From the Northeastern Section of the ACS, focusing on career management and development

July 2017
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Professional Behavior. Ethics, Whistleblowers and Cassandras
Filed under: Recent Posts, Mature professionals, Observ. Trends, Alternate Career Paths
Posted by: site admin @ 4:37 pm
What do we do when we face a major risk or possible
catastrophe?  It is not something that normally comes up
in any but exceptional situations and is the “elephant in the
room.”  That is, is not spoken about.
Here are some thoughts to ponder.  A following comment
lists some situations and Casandras from Clarke and Eddy’s
book that is good reading, especially if you are interested in
cyber-security, global warming, CRISPR technology and
nuclear weapons and disarmament.
Casandra:  Sentinel intelligence experts who sense something
catastrophic before anyone else does, before disaster happens
Whistleblower: popularized by Ralph Nader for informing about 
illegal or unethical actions picking up on a much earlier term used to 
alert the public about a commission of a crime or a breaking of rules.
Whistleblowers are motivated to do their reporting or announcing by
wanting to do the right thing, or to make right a decision that went
against them.
Large federal agencies record whistleblower complaints and are
able to substantiate only a small fraction.  Because of the limited
confirmation rate and going against the culture or leadership or actions
of an organization, whistleblowers have a generally poor reputation.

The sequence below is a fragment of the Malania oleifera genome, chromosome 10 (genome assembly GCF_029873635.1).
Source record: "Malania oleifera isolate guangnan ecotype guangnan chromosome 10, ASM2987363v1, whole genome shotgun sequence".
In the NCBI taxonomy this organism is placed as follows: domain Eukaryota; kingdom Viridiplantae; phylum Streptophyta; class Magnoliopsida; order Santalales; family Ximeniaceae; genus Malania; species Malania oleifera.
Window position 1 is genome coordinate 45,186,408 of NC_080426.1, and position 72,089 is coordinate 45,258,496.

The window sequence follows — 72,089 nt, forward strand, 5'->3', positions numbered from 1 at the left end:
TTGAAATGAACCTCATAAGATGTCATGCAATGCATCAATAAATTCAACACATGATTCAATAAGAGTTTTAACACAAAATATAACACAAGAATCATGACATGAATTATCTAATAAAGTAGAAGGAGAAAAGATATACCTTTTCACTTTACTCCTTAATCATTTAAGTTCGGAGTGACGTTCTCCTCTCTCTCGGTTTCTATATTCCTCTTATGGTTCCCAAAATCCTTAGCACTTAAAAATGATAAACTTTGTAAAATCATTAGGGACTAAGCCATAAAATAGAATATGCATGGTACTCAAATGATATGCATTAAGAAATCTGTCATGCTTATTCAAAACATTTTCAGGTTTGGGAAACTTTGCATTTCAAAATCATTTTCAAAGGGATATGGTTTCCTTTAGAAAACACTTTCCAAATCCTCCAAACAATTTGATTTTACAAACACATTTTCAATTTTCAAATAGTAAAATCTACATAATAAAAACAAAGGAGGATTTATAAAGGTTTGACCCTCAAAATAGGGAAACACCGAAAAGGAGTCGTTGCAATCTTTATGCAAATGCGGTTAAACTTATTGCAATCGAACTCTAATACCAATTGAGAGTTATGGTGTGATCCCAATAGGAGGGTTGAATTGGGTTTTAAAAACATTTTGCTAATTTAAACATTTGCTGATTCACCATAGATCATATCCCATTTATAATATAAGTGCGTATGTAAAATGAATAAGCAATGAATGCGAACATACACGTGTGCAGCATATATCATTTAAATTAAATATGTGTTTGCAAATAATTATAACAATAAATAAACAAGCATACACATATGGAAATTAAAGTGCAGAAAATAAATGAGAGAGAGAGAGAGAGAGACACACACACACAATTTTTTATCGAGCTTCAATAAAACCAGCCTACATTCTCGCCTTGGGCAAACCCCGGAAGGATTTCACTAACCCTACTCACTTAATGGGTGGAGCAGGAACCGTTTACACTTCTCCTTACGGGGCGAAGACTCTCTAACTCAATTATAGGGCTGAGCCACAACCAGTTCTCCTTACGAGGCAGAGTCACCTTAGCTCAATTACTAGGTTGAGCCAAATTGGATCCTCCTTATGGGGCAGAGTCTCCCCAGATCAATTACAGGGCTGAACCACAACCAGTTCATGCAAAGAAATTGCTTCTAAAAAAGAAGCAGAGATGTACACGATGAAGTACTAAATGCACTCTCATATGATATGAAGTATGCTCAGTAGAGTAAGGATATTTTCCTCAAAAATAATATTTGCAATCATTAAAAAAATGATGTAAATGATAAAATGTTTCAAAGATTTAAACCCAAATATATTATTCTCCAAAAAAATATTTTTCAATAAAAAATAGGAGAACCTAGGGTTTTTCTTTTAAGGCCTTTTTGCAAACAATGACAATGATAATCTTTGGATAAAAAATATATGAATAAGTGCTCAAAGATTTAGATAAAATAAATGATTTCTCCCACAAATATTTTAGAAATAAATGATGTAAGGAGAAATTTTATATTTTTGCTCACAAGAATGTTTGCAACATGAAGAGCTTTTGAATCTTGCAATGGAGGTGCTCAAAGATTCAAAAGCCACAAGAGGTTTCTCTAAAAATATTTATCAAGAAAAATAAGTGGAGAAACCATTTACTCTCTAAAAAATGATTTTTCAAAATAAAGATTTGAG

So despite positive ethical motivations we may have going into a
situation, it does not always work out for the best.
.Recently Clarke and Eddy have published a book exploring this
concept of warning where an individual strongly feels certain
decisions should be made or certain situations should be avoided.  
In Warnings:  Finding Cassandras to stop catastrophes they assert
the Greek concept of Cassandra.  Cassandra was graced by the
gods to be able to predict the future however cursed with the
response that no one believed or listened to her predictions.

A dozen past and current case studies were discussed in some detail
in a format that provided a view of classifying four features of each
case.  They were:  (1)nature of the threat or risk,
(2)is the person who needs to act known, knowledgeable, able to sort out
conflicting data and biases,
(3)is the predictor, or Cassandra, well-trained, highly creditable, respected
and confident in their findings and conclusions,
(4)what do the critics rely on and assert about the threat’s imminence.

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